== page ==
This was yesterday evening, at the end of a long, sunny day that saw the recent FedEx St. Jude Classic winner fail by a whisker to get into the Open Championship as a first alternate. Many of his peers were still on the course at 51st-ranked Royal Liverpool, a few miles down the coast. “I’d love to have gotten in,” he said, “but I wasn’t going home without playing some links golf.”

For a complete and more nuanced account of gallant Ben’s visit, I give you this by my playing partner and SI colleague, Michael Bamberger. Read it at your leisure, and then come back for my obligatory take on the Wallasey links.

Stock, Crane and Bamberger

A walk on the wild side at Wallasey links with (l to r) caddie Joel Stock, PGA Tour pro Ben Crane and SI senior writer Michael Bamberger. (John Garrity)

Ah, good to have you back. I’ll start by answering Ben’s question: Yes, it does get better than Wallasey. After all, there are 37 higher-ranked courses in the Top 50. But that’s the data talking, and I, like Ben, am suspicious of data, even when it’s cranked out by an instrument as dependable as the Bomar Brain. To be honest, I’ve been uneasy about Wallasey’s high ranking ever since it debuted at No. 48 a few years ago. I pestered my staff with questions: “What can you tell me about the place? Why did you waive the deduction for no drinking fountains? How long should a tick bite remain inflamed before I call a doctor?”

Beyond the raw numbers, all they could tell me was that Wallasey was the home club of Dr. Frank Stableford, the man who invented the Stableford Rules for golf scoring. Well, hoop dee dooI’ve invented more than a dozen scoring protocols, none of which require me to record every stroke I take on a hole.

That said, I found Wallasey to be enchanting. With its big shaggy dunes and glorious sea views, it’s a close cousin to top-ranked Askernish and Carne, my two favorite courses. Furthermore, it is quirky. One fairway crosses directly in front of another tee. There’s a 90-degree dogleg-right par-4 that skirts a grove of trees — trees on a links? — and climbs a steep hill to a blind green. There’s a long par-4 that requires a blind approach shot of around 200 yards into a natural amphitheater that was probably popular with the Druids. Quirky links, to my way of thinking, are the best kind.

Don’t ask me to choose between homely Royal Liverpool and fetching Wallasey, because I’ll take Wallasey every time. And so will Bamberger, who’s right back out there this afternoon with his pal Mike Donald, runner-up to Hale Irwin at the 1990 U.S. Open. “The course is an absolute delight,” Michael B. writes in his Crane piece. He singles out the fifth — “a par 3 that played about 160 yards into the wind off the Irish sea, from an elevated tee” — as “a gem.”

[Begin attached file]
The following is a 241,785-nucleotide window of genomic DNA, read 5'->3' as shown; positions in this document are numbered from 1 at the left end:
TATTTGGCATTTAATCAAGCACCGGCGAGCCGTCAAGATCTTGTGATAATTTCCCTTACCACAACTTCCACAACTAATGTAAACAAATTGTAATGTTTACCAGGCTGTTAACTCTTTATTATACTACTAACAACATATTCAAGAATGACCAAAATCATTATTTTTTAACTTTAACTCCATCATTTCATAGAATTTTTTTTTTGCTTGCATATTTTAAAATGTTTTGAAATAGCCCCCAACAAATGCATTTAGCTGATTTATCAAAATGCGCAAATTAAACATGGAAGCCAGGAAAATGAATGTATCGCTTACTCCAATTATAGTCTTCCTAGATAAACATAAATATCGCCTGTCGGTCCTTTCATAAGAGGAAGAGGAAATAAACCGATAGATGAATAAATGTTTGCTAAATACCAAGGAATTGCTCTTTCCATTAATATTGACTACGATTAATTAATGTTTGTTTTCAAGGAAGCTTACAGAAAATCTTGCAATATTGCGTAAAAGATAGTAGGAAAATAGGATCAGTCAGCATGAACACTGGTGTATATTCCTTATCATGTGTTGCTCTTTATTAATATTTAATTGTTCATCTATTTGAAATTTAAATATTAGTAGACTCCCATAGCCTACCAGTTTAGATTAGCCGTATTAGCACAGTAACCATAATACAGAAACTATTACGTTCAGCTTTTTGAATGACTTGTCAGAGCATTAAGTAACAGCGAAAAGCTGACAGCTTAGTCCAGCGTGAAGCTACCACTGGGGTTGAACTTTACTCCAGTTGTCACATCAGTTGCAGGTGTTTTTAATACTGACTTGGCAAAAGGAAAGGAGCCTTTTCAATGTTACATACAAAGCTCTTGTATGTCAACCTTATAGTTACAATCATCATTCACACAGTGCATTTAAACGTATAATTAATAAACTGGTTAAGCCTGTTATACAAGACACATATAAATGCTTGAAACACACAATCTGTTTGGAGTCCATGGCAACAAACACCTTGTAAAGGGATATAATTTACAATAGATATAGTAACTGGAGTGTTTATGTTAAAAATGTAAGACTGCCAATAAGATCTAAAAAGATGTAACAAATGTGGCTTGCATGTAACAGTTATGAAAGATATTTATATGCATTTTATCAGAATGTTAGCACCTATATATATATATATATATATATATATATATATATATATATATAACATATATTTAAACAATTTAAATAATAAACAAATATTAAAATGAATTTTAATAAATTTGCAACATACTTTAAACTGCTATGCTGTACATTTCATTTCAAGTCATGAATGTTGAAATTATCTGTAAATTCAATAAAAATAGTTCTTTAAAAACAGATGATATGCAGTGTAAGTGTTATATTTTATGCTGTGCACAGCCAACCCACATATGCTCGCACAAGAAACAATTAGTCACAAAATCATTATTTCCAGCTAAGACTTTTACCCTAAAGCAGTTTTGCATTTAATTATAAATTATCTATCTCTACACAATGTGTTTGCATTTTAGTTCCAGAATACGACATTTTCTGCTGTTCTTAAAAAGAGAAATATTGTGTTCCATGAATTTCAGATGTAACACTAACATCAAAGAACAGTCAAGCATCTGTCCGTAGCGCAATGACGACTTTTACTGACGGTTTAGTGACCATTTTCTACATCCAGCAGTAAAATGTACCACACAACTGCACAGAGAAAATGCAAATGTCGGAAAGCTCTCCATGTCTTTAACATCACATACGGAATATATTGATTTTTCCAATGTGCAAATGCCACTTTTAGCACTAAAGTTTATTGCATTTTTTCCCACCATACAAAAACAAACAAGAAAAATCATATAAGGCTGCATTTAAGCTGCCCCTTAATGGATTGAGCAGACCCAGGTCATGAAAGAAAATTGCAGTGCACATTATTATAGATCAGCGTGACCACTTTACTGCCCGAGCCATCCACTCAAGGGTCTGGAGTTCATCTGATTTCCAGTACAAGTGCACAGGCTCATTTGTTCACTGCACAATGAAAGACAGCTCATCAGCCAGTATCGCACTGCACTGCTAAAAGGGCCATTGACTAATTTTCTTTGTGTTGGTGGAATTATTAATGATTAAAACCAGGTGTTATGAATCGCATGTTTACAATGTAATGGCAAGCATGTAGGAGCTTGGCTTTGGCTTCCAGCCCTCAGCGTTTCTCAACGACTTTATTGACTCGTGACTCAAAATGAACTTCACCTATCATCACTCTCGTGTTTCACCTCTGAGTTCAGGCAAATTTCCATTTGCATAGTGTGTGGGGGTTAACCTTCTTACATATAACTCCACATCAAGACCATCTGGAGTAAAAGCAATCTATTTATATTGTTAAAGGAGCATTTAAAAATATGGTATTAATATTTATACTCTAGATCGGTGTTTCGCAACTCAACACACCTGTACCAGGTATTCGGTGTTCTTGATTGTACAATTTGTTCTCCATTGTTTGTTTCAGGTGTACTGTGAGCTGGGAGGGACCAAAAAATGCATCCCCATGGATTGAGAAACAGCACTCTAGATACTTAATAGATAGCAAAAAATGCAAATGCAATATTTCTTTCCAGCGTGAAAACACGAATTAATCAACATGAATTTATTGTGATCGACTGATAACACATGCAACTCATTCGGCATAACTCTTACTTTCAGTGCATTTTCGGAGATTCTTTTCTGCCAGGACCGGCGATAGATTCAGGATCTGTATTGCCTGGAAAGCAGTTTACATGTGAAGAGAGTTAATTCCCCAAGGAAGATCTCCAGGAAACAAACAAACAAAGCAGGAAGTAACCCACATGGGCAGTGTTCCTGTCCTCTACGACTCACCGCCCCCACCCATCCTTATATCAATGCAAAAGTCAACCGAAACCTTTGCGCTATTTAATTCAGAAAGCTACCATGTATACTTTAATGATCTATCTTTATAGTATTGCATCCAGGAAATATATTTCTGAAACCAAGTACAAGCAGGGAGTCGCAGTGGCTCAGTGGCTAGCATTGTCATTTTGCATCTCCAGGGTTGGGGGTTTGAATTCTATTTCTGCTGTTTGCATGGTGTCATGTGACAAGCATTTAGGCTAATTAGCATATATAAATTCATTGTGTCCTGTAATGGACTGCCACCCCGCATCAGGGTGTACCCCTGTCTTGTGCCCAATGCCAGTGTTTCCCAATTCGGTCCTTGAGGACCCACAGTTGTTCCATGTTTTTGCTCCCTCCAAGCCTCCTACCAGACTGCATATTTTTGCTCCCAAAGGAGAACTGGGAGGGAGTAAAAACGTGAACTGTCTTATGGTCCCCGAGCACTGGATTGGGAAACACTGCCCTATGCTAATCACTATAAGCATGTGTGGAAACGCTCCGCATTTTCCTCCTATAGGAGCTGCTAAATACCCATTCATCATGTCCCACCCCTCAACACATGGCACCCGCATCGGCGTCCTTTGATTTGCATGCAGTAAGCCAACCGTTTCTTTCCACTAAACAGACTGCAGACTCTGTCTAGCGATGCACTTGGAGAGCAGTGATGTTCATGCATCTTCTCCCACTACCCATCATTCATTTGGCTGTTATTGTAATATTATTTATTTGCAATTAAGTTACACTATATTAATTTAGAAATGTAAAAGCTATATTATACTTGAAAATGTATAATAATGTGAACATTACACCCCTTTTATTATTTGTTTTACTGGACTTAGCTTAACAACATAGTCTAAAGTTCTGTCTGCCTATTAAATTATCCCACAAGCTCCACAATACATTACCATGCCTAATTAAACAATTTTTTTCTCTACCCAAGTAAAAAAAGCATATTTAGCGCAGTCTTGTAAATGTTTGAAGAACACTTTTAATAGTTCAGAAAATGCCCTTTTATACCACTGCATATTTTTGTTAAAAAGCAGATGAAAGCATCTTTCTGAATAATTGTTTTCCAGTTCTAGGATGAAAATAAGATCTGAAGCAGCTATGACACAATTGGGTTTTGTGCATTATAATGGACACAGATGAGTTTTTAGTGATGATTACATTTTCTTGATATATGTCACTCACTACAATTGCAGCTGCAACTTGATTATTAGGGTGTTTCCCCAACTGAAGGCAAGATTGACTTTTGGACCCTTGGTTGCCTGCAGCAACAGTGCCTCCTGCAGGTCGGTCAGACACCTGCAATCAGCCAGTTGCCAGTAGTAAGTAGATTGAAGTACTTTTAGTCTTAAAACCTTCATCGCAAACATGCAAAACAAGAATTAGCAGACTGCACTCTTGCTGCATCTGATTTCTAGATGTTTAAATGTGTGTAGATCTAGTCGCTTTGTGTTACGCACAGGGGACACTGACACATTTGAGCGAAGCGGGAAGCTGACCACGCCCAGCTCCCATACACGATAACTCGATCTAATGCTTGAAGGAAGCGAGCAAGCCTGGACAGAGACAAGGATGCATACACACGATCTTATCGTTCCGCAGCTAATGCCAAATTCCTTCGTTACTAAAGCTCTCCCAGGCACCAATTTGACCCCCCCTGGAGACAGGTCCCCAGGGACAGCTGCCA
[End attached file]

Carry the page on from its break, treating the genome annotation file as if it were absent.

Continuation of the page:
We’ll have to wait for Mike Donald’s take. But if he gives it a thumbs up, Wallasey could ascend a rung or two before I reach Ireland.

Top 50 on TV: Nothing this week, but the Open Championship continues at 51st-ranked Royal Liverpool Golf Club, a curious, small-dunes links with knee-high mole-cricket runs delineating arbitrary out-of-bounds boundaries. It’s no Wallasey, but it possesses an undeniable 19th-century charm. We have advised the R&A that it be kept in the Open rota — only, perhaps, on a less-frequent basis.*

*We provided our recommendation on a pro bono basis and have not yet heard back from the R&A.

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Ross Course Captures World’s Attention

“What’s the hottest course on your list?” asks a reader from Oatmeal, Texas. The answer, I discovered after tapping a few keys on my Bomar Brain, is Furnace Creek Golf Club of Death Valley, Calif., where summer temperatures top out at around 130 degrees with overnight lows of 100. That’s one reason why Furnace Creek has never cracked my Top 50.

Hillcrest's 2nd hole

Hillcrest’s No. 2 is sometimes mistaken for Pinehurst No. 2, but there is a significant difference in elevation. (John Garrity)

“Let’s face it,” writes the author of the 1994 best-seller, America’s Worst Golf Courses, “on any list of potential golf course sites, Death Valley — at 214 feet below sea level — has to be near the bottom.”

Ask any blade of grass. Summer soil temperatures at Furnace Creek reach 200 degrees: good for baking brownies, but not much help to turfgrass. Perversely, winter temperatures in Death Valley dip well below freezing, nudging the Bermuda grass greens and fairways into dormancy. Rainfall? Less than two inches a year. In these conditions, even sand traps don’t survive. The local sand is so high in mineral content that it hardens like concrete when wet; imported sand blows away in the Valley’s furious windstorms. Consequently, all the bunkers on this desert course are grass.